In loan scams, the first mistake is to respond to unsolicited Whats-App messages and online advertisements, said Ms Jolene Ong, chairman of Arise2care Community Services, an organisation helping people to manage debts.
Said Ms Ong: "Even if you could afford to pay back a small loan of, say, $1,000, ignore the advertisements. Legal moneylenders are not allowed to advertise through SMSes or WhatsApp."
Such scams almost doubled in the first half of this year, with 364 cases reported and about $730,000 lost.
In comparison, there were 189 cases reported in the first half of last year and about $250,000 lost.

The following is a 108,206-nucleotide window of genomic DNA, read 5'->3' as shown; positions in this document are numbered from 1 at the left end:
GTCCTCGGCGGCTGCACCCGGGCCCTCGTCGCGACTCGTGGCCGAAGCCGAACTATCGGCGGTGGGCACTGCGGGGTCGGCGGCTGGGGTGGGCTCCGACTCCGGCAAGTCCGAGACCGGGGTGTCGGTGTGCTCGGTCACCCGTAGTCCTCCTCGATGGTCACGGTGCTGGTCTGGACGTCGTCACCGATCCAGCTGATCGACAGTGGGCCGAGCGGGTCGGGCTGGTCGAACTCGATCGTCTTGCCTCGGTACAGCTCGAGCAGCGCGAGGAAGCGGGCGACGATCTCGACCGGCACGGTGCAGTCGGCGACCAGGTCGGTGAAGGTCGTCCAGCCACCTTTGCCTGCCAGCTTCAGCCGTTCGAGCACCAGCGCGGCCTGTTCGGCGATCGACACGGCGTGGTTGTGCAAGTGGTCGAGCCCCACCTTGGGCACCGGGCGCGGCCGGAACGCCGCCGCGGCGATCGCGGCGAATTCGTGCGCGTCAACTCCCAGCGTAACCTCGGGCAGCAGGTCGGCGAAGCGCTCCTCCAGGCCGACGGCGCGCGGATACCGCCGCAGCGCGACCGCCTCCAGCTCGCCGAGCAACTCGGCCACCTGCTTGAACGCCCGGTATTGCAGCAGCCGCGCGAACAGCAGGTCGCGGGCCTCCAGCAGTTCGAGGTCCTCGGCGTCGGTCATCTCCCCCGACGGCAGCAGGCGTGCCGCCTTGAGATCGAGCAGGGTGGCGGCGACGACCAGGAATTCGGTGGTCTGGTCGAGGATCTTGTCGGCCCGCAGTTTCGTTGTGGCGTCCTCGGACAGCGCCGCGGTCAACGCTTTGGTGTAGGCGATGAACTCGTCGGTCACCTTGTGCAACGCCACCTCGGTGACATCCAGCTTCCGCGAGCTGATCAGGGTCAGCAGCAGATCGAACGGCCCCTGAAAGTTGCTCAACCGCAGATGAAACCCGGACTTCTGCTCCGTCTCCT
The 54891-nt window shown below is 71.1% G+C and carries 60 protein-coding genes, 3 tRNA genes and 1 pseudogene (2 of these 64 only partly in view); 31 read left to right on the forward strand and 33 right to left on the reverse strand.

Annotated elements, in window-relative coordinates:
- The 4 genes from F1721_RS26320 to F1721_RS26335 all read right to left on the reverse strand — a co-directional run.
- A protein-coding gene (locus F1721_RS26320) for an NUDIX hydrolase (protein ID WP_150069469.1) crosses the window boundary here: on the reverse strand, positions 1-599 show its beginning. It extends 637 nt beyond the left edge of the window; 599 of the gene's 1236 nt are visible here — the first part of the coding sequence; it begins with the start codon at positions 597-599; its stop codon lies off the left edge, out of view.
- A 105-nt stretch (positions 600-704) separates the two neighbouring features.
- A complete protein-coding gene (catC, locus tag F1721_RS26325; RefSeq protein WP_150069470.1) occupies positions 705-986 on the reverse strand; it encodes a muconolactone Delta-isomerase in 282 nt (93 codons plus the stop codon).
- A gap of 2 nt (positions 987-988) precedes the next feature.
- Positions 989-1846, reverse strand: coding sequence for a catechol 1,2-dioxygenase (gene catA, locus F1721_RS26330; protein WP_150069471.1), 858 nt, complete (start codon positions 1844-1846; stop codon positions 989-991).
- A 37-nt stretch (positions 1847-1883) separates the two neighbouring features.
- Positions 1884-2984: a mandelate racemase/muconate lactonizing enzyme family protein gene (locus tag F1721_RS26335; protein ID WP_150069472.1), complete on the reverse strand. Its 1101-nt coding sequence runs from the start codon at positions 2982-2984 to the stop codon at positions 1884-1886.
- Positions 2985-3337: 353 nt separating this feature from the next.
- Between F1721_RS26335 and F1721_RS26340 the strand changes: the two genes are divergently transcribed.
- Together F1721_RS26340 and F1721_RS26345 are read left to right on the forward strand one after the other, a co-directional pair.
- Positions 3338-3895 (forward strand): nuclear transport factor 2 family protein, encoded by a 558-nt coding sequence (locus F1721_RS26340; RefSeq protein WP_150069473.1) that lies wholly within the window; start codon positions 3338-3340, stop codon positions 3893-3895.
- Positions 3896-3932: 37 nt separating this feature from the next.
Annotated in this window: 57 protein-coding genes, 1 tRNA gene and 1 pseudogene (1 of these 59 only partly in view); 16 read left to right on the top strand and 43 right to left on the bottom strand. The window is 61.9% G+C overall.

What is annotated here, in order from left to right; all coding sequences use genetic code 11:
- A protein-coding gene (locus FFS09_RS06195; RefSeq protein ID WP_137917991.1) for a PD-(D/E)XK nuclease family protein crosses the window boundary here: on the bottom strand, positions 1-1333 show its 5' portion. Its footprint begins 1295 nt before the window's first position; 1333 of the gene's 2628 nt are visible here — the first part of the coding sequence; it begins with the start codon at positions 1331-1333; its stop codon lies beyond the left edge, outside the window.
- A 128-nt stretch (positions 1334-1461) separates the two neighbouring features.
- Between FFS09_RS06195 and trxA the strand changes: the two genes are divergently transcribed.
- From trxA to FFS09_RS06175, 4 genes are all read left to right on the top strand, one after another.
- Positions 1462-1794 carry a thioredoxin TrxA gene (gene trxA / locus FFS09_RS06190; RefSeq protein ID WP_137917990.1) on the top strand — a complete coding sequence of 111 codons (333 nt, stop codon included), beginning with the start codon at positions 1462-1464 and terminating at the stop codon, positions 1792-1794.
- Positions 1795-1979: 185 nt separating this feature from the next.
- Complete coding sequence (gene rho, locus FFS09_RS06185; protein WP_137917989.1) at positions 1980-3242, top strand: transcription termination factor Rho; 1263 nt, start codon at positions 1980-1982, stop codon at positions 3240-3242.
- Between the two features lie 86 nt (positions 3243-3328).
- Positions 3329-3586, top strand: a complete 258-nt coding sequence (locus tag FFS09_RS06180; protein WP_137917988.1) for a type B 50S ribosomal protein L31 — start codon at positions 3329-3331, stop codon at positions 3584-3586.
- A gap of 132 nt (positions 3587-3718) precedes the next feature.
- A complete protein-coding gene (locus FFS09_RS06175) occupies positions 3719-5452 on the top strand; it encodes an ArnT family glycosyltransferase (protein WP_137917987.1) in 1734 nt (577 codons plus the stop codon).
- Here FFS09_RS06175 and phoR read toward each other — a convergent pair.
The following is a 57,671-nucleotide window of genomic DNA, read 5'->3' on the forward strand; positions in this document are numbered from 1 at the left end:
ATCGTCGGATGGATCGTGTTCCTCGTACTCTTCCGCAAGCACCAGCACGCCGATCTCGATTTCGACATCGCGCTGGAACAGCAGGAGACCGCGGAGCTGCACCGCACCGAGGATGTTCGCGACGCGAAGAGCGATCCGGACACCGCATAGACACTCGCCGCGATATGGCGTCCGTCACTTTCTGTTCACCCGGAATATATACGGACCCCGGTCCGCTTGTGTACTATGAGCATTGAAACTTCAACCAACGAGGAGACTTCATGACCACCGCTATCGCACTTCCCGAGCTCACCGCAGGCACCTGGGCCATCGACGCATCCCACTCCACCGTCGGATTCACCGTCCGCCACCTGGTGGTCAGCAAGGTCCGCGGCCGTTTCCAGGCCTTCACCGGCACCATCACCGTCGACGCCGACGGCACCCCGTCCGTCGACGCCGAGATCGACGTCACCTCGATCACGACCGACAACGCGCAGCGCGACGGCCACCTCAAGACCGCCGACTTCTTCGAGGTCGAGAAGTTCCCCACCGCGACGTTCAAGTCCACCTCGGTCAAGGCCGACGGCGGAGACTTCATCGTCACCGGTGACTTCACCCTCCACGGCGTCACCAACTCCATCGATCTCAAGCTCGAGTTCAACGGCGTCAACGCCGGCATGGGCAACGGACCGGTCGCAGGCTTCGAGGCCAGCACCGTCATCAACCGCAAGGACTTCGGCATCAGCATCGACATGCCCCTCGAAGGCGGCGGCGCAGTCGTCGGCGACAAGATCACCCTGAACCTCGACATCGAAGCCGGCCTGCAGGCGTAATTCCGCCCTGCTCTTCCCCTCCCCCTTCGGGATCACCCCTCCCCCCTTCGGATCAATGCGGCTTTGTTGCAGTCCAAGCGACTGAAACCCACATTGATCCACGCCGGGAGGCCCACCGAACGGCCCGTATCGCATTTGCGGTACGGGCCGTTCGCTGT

For some, like a 27-year-old man Ms Ong helped recently, curiosity got the better of them.
The man borrowed $1,000, thinking his loan would be settled in a few weekly instalments. He ended up paying $4,000.
Ms Ong added: "He incurred administrative or late-payment fees. Sometimes, even when it was not his fault - like when the loan service personnel could not be reached - he still had to pay penalties."
Some believe loan scams have a link to unlicensed moneylenders as harassment tactics seem similar.
Another loan scam involves strangers calling to say funds have been deposited into one's bank account. Ms Ong's advice is to just hang up. While trying to clarify matters, one may end up divulging personal banking details, she said.